Randwick Racecourse is home to the Group 3 Frank Packer Plate, a 2000 metre set weights race for three-year-olds that is held during the autumn carnival around mid-April.
The race offered $200,000 in prize money in 2023, with Osipenko taking $109,000 from a field of five. There were no fillies in the race. The race appears to be getting a $50,000 prize money boost for 2024.
Frank Packer Plate Race Details
Race Distance: 2000m
Prize Money: $160,000
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When Is The Frank Packer Plate: 20/4/24
What Time Is The Frank Packer Plate: 1TBA
Where Is The Frank Packer Plate: Randwick Racecourse
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More Details About The Frank Packer Plate
Osipenko is closing in on the $1 million mark from 13 jumps for three wins and three placings. He has won at Group 2 grade, but it seems only a matter of time for Chris Waller to train Osipenko to a Group 1 win.
The race is one of four Group 3 races at an important Randwick meeting where the prestigious Group 1 Champagne Stakes and the All Aged Stakes jump together.
There is the similar Group 3 2000 metre Japan Racing Association Plate run under handicap conditions on the same day for three-year-old that prefer handicap to set weight racing and that races accepts horses above age three.
The race offers a chance to the types that could not race in the Australian Derby or the Australian Oaks.
As is common for set weight races open to all comers, the colts and geldings are assigned 56.5 kg and the fillies 54.5 kg.
History of the Frank Packer Plate
The race was inaugurated in 1980 and is named in honour of Sir Douglas Frank Hewson Packer, a mighty, five-name businessman that was on the committee for the Australian Jockey Club for over a decade.
It appears that while Packer was liked, he was not liked that much, as his namesake race that debuted at Group 2 grade was demoted to Group 3 in 1991.
As a newer race that came along just as the Group classification system was enacted, the race has not been around long enough to have had the name, trip, running conditions or season changed.
It has always been 2000 metres, always at Randwick, always a set weight race and always in the autumn.
Venue for the Frank Packer Plate
Royal Randwick Racecourse in Sydney NSW is the only place the race has ever jumped.
Randwick is certainly the premier Thoroughbred racing facility in NSW, although Rosehill has a certain ambiance and Warwick Farm is a lovely track as well.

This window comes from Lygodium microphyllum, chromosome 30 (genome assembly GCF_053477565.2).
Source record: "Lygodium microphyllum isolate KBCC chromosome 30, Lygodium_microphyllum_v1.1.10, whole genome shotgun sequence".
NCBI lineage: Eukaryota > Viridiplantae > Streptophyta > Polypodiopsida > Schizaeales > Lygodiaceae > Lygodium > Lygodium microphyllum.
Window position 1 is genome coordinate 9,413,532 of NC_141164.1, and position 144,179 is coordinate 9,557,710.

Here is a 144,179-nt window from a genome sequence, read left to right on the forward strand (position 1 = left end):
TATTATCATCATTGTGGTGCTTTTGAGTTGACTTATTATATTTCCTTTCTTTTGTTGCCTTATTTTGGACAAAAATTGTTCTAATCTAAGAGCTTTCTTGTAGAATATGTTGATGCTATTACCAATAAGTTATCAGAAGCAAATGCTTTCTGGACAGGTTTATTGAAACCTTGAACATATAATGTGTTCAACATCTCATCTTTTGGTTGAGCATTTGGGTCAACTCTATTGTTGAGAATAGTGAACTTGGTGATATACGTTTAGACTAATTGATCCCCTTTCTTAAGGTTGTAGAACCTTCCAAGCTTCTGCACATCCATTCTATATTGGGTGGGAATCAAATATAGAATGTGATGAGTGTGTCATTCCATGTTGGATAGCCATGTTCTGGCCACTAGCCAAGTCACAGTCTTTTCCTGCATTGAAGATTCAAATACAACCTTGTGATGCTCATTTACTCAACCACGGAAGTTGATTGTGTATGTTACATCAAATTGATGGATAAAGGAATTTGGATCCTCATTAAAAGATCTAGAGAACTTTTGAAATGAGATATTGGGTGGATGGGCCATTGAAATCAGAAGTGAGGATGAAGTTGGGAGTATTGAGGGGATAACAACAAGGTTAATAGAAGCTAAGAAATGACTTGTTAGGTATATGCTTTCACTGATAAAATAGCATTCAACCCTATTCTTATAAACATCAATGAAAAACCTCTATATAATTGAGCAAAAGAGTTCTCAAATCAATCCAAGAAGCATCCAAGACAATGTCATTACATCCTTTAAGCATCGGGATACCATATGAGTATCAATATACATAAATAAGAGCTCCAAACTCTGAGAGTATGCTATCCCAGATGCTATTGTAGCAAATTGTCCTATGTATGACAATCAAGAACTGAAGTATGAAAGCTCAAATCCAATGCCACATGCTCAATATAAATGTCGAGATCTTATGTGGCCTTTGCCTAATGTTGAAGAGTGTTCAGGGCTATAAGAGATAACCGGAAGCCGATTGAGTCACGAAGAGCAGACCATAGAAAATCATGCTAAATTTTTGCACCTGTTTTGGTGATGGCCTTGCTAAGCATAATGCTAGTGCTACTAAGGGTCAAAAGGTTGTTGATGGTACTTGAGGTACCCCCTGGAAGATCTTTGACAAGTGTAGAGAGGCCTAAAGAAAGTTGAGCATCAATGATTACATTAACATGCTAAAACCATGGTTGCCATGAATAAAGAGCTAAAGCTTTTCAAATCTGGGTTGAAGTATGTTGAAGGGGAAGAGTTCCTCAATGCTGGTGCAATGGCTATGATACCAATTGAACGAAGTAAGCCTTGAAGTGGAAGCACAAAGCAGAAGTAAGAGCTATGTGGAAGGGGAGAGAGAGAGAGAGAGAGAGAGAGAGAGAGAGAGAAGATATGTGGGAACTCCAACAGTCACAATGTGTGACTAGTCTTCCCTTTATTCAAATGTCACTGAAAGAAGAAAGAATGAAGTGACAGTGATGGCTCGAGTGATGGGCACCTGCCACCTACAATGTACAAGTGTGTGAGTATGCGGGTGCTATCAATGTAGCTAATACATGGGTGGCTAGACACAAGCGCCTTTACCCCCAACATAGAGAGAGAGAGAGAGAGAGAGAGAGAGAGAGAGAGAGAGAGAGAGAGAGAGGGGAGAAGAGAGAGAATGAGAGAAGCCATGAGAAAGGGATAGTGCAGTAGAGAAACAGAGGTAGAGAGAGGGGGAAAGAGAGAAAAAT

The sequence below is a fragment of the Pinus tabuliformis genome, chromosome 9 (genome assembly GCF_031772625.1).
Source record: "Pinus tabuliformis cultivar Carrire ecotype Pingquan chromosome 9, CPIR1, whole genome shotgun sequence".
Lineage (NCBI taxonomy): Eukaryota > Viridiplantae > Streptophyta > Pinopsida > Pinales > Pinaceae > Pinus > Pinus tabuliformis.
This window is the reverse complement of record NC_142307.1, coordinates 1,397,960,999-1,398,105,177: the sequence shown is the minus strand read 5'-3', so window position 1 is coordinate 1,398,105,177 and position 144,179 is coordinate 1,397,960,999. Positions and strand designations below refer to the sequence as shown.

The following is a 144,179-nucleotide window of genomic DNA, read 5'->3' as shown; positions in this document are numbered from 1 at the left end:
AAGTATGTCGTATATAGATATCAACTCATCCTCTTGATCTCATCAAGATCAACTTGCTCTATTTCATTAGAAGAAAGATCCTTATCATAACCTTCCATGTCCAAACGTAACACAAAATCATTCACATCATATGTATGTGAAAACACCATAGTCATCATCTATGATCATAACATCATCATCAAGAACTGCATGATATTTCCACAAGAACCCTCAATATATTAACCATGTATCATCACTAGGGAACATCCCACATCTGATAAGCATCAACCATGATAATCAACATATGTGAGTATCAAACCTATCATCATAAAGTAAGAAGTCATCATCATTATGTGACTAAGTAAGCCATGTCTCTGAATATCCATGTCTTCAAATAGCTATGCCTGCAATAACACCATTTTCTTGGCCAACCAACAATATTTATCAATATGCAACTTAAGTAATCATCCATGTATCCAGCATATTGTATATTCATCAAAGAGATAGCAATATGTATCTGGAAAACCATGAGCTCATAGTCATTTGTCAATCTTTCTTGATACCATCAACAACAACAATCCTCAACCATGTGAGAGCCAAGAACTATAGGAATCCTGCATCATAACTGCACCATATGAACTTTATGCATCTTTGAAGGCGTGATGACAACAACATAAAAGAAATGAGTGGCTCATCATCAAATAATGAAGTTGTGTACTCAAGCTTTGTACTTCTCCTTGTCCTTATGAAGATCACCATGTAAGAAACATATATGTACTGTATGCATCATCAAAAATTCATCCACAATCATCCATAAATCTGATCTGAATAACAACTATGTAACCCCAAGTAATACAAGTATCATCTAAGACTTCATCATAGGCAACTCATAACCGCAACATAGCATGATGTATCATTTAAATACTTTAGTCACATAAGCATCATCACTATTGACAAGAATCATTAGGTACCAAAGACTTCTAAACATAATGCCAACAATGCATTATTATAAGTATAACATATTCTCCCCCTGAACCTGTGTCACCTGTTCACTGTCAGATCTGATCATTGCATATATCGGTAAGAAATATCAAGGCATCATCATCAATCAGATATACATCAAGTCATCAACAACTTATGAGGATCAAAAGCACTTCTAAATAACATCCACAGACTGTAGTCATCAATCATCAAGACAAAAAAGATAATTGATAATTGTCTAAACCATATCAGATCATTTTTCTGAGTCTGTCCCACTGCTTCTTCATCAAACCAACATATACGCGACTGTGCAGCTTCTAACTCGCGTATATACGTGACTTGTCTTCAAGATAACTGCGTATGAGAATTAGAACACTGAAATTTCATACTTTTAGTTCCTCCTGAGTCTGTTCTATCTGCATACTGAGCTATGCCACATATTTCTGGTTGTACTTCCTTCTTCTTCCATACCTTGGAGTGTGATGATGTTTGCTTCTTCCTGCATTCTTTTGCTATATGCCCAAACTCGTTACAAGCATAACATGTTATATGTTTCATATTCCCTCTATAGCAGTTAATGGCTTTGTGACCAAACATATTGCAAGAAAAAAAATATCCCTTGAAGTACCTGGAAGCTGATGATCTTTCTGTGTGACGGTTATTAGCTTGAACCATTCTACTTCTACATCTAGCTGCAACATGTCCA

There are currently 20 Group 1 races held at Randwick, where top-level gallops have been going strong since the Australian Jockey Club made its home there in the 1860s.
From 2017, Randwick has been famous for The Everest, a special conditions sprint limited to a field of 12 that now offers $20 million in prize money.
For 2000 metre races at Randwick, the barrier is just beyond the finish line, requiring just under one full circuit of the course. The first 400 metres are a run through the turn at the south side of Randwick. They then proceed down the back straight into the far turn. After a short straight, the home turn leads onto the last 400 metres to finish in front of the grandstands.
Racing History of the Frank Packer Plate
With races of this quality, the winners’ list often seems like a vast assortment of anonymous types, but the Franck Packer Plate has offered some exceptions, which we will reveal for the appropriate year.
We will also be looking for the better types that recorded wins in better graded races, earned significant prize money, or were suppliers of better offspring.
The winner of the first Frank Packer Plate was a horse named Lauriat that we suppose was born here, although his pedigree does not contain a drop of Australian blood; his lines were northern hemisphere, mostly British and U.S.
He left little by way of a racing record, suggesting to us that this win and a place in the Group 2 Phar Lap Stakes in 1980 were his best results.
Lauriat was a minor foal-getter; he supplied one colt and eight fillies, but there were no good racers.
The second year of the race gave us the 1981 winner Shaybisc.
She was the daughter of Biscay and Star Kingdom was grandsire. Shaybisc won nine times, with the Packer Plate being her last win. She had two Group 2 wins, but her early and greatest success was in winning the Group 1 Sires’ Produce Stakes in 1980.
She worked hard in the sheds after racing, supplying foals to the likes of Crown Jester (three foals), Sir Tristam (four foals), along with others for a total of 14. The best by far was the 1995 gelding Bradshaw by Last Tycoon that earned over $628,000.
The 1982 winner Dalmacia was a New Zealand horse by the aforementioned Sir Tristam. His earnings of $203,000 look meagre, although he jumped just 24 times for nine wins and four placings, all the more so when two of the wins were Group 1 races – the 1982 Epsom Handicap and the 1983 Rawson Stakes. He beat some good horses in winning the 1983 Chipping Norton Stakes when it was a Group 2 race.
Dalmacia was a good sire from the perspective of quantity. There was one major winner, Flotilla, that won above $1 million.
The 1983 winner Chiamare was a gelding that traced Australian lines through his dam Elevena that joined Todman and Star Kingdom in the line. Chiamare was a solid racer that could handle different trips, with wins all the way out to 3200 metres. His primary wins were the 1984 Queen Elizabeth Stakes and the Brisbane Cup, two Group 1 races that carry extra weight.
The first four Frank Packer Plates supplied some nice winners, but the 1984 winner Pleasant Star called a halt to that, so this is as good a time as any to look at some impressive names further along the list.